different probabilities to the same event.
The connection
to quantum theory comes in entirely through the last assumption made:
\begin{description}
\item[Physicality:]
Two \textbf{games} instantiated by the same physical process have the same value;
that is, $\mc{G}\simeq \mc{G}' \rightarrow \mc{V}(\mc{G})=\mc{V}(\mc{G}').$
\end{description}
The motivation for this, obviously, is that real agents have preferences between games,
not \textbf{games}. I return to this point in section \ref{neutrality}.
\section{Deutsch's proof}\label{deutschproof}
We are now in a position to state and prove
\begin{quote}
\textbf{Deutsch's Theorem:} If $\mc{V}$ is a value function which satisfies
\textbf{Physicality}, \textbf{Weak additivity}, \textbf{Substitutivity},
\textbf{Dominance}, and \textbf{Zero-sum}, then $\mc{V}$ is given uniquely
by the Born rule:
\be \mc{V}(\ket{\psi},\op{X},\mc{P})=\sum_{x\in\sigma(X)}
\matel{\psi}{\op{P}_X(x)}{\psi} \mc{P}(x)
\equiv \sum_{c\in\mc{P}[\sigma(X)]}c W_\mc{G}(c).\ee
\end{quote}
The proof given below follows Deutsch's own proof rather
closely (although some minor changes have been made for clarity or to
conform to my notation and terminology.) In particular, though Deutsch
often uses PE and ME (parts 1 and 2 of the Equivalence Theorem) he
never derives the 3rd part, GE. As such, I make no use of it here
(though see section \ref{altproof}).
As usual, \ket{\lambda_a} will always denote an eigenstate of \op{X}
with some eigenvalue $x_a$.
It will be convenient, for each operator \op{X}, to define the function
$\id{X}$ as the restriction of the identity map $\id{}(x)=x$ to the
spectrum of $\op{X}$;
note that
$\id{f(X)}\cdot f=f \cdot \id{X}.$
Because of PE, if we can prove the theorem for
$\mc{P}=\id{X}$ we can prove it for general $\mc{P}$:
\be \langle\ket{\psi},\op{X},\mc{P}\rangle \simeq
\langle\ket{\psi},\mc{P}(\op{X}),\id{X}\rangle.\ee
We will therefore take $\id{X}$ as the `default' payoff
function, and will write just $\langle \ket{\psi},\op{X}\rangle$ in
place of $\langle \ket{\psi},\op{X},\id{X}\rangle$.
\begin{stage} \label{stage1} Let
$\ket{\psi}=\frac{1}{\sqrt{2}}(\ket{\lambda_1}+\ket{\lambda_2})$.
Then
$\mc{V}(\ket{\psi},\op{X})=\frac{1}{2}(x_1+x_2)$.
\end{stage}
From \textbf{Weak additivity} and PE, we have
\be\label{24}
\mc{V}(\ket{\psi},\op{X},\id{X})+k=\mc{V}(\ket{\psi},\op{X},\id{X}+k)
=\mc{V}(\ket{\psi},\op{X}+k,\id{X})\ee
Similarly, \textbf{Zero-Sum} together with another use of PE gives us
\be\label{25}\mc{V}(\ket{\psi},-\op{X})=-\mc{V}(\ket{\psi},\op{X}),\ee
and combining (\ref{24}) and(\ref{25}) gives
\be\label{eq1}\mc{V}(\ket{\psi},-\op{X}+k)=-\mc{V}(\ket{\psi},\op{X})+k.\ee
Now, let $f$ be the function of reflection about the point $1/2
(x_1+x_2)$. Then
$f(x)=-x+x_1+x_2$. Provided that \op{X} is non-degenerate and that
the spectrum of $\op{X}$ is invariant
under the action of $f$, the operator $\op{U}_f$, given by
$\op{U}_f \op{X}\opad{U}_f=f(\op{X})$ is well-defined and leaves
\ket{\psi} invariant. ME then gives us
\be\mc{V}(\ket{\psi},-\op{X}+x_1+x_2)=\mc{V}(\ket{\psi},\op{X}).\ee
Combining this with (\ref{eq1}), we have
\be \mc{V}(\ket{\psi},\op{X})=-\mc{V}(\ket{\psi},\op{X})+x_1+x_2,\ee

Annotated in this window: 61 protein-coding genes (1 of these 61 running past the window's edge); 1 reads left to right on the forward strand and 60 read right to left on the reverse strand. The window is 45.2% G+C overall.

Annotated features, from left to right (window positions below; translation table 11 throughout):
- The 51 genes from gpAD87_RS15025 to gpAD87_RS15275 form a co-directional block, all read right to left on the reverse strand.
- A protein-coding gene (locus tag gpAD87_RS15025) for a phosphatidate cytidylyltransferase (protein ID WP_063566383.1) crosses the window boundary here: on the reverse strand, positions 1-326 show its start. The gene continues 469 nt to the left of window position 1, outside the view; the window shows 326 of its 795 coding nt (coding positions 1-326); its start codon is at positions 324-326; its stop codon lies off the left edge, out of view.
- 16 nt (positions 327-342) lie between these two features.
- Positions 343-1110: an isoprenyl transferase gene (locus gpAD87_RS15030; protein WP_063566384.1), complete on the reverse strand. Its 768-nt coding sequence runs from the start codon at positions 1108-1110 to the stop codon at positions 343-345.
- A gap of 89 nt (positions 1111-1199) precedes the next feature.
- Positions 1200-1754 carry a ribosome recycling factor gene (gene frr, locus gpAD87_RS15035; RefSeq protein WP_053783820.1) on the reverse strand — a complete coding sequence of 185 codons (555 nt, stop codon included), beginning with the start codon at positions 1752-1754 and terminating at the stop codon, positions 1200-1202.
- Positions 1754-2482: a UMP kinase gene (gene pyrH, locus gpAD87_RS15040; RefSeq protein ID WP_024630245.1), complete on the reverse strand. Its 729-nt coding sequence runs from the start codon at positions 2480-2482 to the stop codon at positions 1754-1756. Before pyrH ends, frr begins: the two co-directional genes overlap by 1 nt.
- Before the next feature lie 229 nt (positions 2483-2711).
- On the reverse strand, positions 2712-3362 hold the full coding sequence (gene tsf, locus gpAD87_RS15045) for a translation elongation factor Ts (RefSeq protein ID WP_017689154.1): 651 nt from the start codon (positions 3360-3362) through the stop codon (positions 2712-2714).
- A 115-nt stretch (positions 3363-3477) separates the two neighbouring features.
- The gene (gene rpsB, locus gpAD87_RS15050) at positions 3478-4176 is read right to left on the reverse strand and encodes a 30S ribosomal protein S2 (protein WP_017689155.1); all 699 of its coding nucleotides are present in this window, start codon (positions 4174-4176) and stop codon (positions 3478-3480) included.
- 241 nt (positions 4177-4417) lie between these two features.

which solves to give $\mc{V}(\ket{\psi},\op{X})=\frac{1}{2}(x_1+x_2)$, as
required.
In the general case where $\op{X}$ is degenerate, or has a spectrum which
is not invariant under the action of $f$, let \mc{S} be the span of
$\{\ket{\lambda_1},\ket{\lambda_2}\}$ and let
$\mc{V}:\mc{S}\rightarrow\mc{H}$ be the embedding map. ME then gives us
\be \langle \ket{\psi},\op{X}|_\mc{S} \rangle \simeq \langle
\ket{\psi},\op{X} \rangle,\ee
and the result follows.
Deutsch refers to this result, with some justice, as `pivotal': it is
the first point in the proof where a connection has been \emph{proved}
between amplitudes and probabilities.
Note the importance in the proof of the symmetry
of \ket{\psi} under reflection, which in turn depends on the equality of
the amplitudes in the superposition; the proof would fail for
$\ket{\psi}=\alpha\ket{\lambda_1}+\beta\ket{\lambda_2},$ unless $\alpha
=\beta$.
\begin{stage}\label{stage2} If $N=2^n$ for some positive integer $n$, and if
$\ket{\psi}=(1/\sqrt{N})(\ket{\lambda_1}+\cdots+\ket{\lambda_N})$, then
\be \mc{V}(\ket{\psi},\op{X},\mc{P})=(1/N)(x_1+ \cdots + x_N).\ee
\end{stage}
The proof is recursive on $n$, and I will give only the first step (the
generalization is obvious). It relies on the method of forming
composite games, hence on \textbf{Substitutivity}.
Define:
\begin{itemize}
\item $\ket{\psi}=(1/2)(\ket{\lambda_1}+\ket{\lambda_2}
+\ket{\lambda_3}+\ket{\lambda_4})$;
\item $\ket{A}=(1/\sqrt{2})(\ket{\lambda_1}+\ket{\lambda_2})$;
$\ket{B}=(1/\sqrt{2})(\ket{\lambda_3}+\ket{\lambda_4})$;
\item $y_A=(1/2)(x_1+x_2)$; $y_B=(1/2)(x_3+x_4)$.
\item
$\op{Y}=y_A \proj{A}{A} + y_B\proj{B}{B}.$
\end{itemize}
Now, the \textbf{game} $\mc{G}=\langle \ket{\psi},\op{Y} \rangle$ has value
$1/4(x_1+x_2+x_3+x_4)$, by Stage \ref{stage1}.
In the $y_A$ branch, a reward of value $1/2(x_1+x_2)$ is given; by
\textbf{Substitutivity} the observer is indifferent between receiving that
reward
and playing the \textbf{game} $\mc{G}_A=\langle \ket{\psi},\op{X}\rangle$, since the
latter \textbf{game} has the same value. A similar observation applies in the $y_B$